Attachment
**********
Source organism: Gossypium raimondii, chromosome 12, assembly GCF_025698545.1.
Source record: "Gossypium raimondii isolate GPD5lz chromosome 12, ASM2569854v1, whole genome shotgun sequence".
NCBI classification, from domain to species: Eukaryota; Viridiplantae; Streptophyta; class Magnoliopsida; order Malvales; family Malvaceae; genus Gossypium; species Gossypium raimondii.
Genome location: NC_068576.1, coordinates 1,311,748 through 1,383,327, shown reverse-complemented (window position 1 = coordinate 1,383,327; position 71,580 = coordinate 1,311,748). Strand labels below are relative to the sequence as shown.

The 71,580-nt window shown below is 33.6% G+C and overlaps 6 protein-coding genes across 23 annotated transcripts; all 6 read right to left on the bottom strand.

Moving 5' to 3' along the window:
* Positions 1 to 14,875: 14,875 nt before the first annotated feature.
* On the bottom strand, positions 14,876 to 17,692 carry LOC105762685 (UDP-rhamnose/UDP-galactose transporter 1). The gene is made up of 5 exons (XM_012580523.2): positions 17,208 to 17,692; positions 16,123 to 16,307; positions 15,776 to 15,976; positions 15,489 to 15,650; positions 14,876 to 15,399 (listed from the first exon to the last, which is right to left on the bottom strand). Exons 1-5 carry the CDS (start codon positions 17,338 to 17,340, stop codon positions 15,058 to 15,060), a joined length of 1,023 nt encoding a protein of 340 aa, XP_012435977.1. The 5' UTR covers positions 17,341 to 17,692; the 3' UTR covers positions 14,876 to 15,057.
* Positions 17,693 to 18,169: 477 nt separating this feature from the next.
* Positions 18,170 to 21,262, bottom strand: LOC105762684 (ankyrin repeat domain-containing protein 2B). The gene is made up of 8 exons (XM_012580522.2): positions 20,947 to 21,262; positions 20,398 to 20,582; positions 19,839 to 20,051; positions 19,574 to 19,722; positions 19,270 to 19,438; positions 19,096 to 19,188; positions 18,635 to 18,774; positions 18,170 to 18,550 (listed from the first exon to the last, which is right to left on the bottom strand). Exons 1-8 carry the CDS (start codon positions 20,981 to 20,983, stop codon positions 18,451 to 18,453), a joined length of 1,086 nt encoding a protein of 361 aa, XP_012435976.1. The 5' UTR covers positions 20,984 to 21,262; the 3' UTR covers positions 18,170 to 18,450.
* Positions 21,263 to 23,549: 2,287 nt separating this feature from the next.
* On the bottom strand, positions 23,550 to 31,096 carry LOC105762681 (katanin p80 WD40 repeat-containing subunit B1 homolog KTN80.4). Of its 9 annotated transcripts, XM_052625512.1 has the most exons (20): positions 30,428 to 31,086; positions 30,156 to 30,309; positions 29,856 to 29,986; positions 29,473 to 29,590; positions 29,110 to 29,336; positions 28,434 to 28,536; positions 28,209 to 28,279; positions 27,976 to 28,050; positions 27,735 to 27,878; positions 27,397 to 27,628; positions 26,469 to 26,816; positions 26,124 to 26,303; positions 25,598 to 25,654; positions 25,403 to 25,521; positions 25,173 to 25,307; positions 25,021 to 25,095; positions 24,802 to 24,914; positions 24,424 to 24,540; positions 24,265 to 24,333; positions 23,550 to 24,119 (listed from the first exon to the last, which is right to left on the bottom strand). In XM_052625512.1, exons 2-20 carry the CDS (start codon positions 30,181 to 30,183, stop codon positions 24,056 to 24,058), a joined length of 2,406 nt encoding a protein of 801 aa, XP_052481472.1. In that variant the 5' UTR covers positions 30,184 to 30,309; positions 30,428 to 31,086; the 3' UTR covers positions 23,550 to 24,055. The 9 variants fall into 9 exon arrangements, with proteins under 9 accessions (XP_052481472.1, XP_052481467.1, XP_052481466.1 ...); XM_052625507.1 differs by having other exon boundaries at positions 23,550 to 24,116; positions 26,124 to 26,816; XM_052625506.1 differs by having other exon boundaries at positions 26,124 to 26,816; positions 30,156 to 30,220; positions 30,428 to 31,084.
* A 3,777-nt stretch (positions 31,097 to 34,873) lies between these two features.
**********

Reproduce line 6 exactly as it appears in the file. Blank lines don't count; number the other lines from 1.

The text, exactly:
Moving 5' to 3' along the window: